This isn’t your normal post about forecasting trends. Because, well, it doesn’t focus on the forecast. The future is unpredictable. Trends are never guaranteed. So to mitigate our susceptibility to market volatility, we need to plan our marketing strategies around transience. What’s the best way to plan for something we don’t know? Plan for something we know.
The cognitive composition of consumers is hard-wired. Our psychological heuristics have held for millions of years. So it’s safe to assume that how our brains interpret stimulus, and therefore brand marketing is relatively constant.
Planning marketing around what is fixed gives startups a determinant advantage.
Here are three psychological principles that will help your startup stand out in 2017.
Note: Three related tech trends have also been included, for the sake of clairvoyance. The psychology principles are effective regardless.
1. Instantly Gratify Your Customers.
The psychology: Instant gratification is the desire to receive what we want, when we want it. We don’t like waiting. At a biological level, we seek pleasure through satisfying needs. These needs could be physiological, social or material. When brands don’t satisfy these needs instantly, it makes consumers anxious. The faster a startup is able to meet these needs, the more favorably consumers will evaluate the brand.
The marketing application: Startups will benefit from delivering value to their customers as fast as possible. It is important to distinguish, however, that value isn’t only an end product. Information is also valuable. When customers receive instant feedback from a brand, this improves their trust with the buying process. Startups can appeal to instant gratification by including transparent product information, downloadable resources and instant communication channels.
A related trend: On-demand startups have been big since 2015. These are startups trying to disrupt verticals by delivering products and services as soon as consumers want them. Think Uber, Airbnb and Deliveroo. But these types of startups are still entering the market, which is indicative that there is still a desire for instant gratification. The latest examples in Australia include Trov (on-demand insurance), AirTasker (on-demand everyday tasks) and Vaniday (on-demand beauty).
2. Allow Your Customers To Customize.
The psychology: We pay attention to things that are directly relevant to us. Personalization increases our emotional bond with a brand because it appeals to our sense of self-identity. The act of customizing a product increases the emotional and time investment from customers. Coupled with their self-expression, this increases how much they value the product.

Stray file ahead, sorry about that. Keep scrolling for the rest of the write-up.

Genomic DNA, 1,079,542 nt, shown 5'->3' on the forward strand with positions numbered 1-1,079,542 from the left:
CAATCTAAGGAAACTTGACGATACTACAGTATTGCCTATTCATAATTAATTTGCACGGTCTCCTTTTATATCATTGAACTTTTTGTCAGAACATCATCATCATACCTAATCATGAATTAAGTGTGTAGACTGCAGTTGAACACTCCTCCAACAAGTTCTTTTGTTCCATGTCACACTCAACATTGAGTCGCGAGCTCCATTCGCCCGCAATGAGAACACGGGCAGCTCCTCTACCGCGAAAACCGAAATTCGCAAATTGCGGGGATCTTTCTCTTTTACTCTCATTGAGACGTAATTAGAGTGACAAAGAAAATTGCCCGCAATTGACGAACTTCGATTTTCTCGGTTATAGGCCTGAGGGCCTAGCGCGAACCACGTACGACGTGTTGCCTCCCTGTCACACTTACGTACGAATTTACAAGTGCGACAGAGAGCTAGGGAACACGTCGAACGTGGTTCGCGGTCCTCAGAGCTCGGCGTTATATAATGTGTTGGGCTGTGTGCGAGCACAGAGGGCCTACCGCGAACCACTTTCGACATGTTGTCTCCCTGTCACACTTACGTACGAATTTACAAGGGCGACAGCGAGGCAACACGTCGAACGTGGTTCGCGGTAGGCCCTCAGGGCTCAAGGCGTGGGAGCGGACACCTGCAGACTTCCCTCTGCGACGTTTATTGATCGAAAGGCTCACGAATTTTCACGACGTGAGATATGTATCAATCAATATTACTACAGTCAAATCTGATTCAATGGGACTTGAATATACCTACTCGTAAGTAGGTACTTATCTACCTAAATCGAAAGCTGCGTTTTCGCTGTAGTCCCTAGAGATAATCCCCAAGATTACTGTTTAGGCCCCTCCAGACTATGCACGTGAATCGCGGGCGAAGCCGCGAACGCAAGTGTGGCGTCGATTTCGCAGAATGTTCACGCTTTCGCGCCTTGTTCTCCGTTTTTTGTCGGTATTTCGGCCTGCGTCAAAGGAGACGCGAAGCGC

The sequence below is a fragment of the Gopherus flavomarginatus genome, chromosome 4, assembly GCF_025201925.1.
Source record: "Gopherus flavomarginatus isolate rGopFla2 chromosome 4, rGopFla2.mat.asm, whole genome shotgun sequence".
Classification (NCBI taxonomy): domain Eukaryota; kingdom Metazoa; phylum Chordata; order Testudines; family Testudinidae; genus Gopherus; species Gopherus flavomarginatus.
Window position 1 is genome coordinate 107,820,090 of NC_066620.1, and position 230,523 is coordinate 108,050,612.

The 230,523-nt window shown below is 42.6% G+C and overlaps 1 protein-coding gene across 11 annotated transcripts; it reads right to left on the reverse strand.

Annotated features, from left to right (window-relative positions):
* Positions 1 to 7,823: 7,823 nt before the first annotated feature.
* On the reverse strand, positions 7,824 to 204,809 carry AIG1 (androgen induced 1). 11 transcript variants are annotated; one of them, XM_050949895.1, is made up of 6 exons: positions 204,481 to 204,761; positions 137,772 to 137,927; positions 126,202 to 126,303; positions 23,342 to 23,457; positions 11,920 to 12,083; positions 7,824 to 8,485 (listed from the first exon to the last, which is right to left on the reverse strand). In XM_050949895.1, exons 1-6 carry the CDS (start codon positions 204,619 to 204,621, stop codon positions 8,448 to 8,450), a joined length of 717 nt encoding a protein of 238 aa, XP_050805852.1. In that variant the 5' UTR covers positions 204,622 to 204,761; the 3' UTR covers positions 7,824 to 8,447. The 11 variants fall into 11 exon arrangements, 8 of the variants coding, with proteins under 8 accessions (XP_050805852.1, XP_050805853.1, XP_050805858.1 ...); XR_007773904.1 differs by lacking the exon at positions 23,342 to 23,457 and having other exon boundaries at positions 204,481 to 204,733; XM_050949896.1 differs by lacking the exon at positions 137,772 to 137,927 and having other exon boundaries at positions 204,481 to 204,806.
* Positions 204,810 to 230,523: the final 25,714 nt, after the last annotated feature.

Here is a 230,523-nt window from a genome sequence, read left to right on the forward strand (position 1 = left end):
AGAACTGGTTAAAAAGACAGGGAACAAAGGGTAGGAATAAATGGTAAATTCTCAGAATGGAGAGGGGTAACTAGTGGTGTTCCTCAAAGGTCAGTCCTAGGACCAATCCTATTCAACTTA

The marketing application: Let customers choose. Whether the startups is in retail, software or social networking, the psychology is the same. Startups should include products with a selection of add-ons, optional features and designable aesthetics. This gives consumers the experience of creating a product that is unique to themselves. The appeal to self-identity will increase their investment with your brand.
A related trend: Customization is gaining traction. Retail startups have identified the market’s appetite for creating their own products. The increasing number of brands in this space legitimizes the commercial value of giving customers creative autonomy. Australian startups now allow customers to design their own shoes at Shoes of Prey and print their own surfboards at Disrupt Surfing.
3. Promote Improved Efficiency.
The psychology: We have a tendency to “travel the road of least cognitive effort.” This suggests we are inclined to prefer decisions that are less mentally strenuous. In psychology, this relates to our automation bias and impacts what products we have a penchant for using. Brands that promote an improved efficiency for their customers, position themselves as easing this cognitive load. This will be viewed favorably by a customer’s subconscious.
The marketing application: This relates to communicating how a startup solves a pain point. Show customers that your product will make their lives easier. Startups should be explicit in their messaging and position improved efficiency as a core competitive advantage. Saving time and cognitive bandwidth are what customers value.
A related trend: AI and machine learning have been identified as leading tech trends in 2017. This technology allows companies to automate more intelligently than ever before, thus, improving the efficiency of operations. Salesforce predicts that startups will experience the cascading benefits of large companies investing in this trend. Evidence of this is Sydney-based startup Flamingo, who are preparing to list on the ASX.
Companies need to stay relevant, but there’s no prescription to achieve this. And increasingly difficult, methods that have worked in the past are often supplanted by new and more inventive strategies. This is market transience. And it is the reality of the industry. Rather than trying to fight the unpredictability of the market, startups should focus on areas that are consistent.
In 2017, build a marketing strategy around what will remain constant — consumer psychology.
Originally published on Forbes.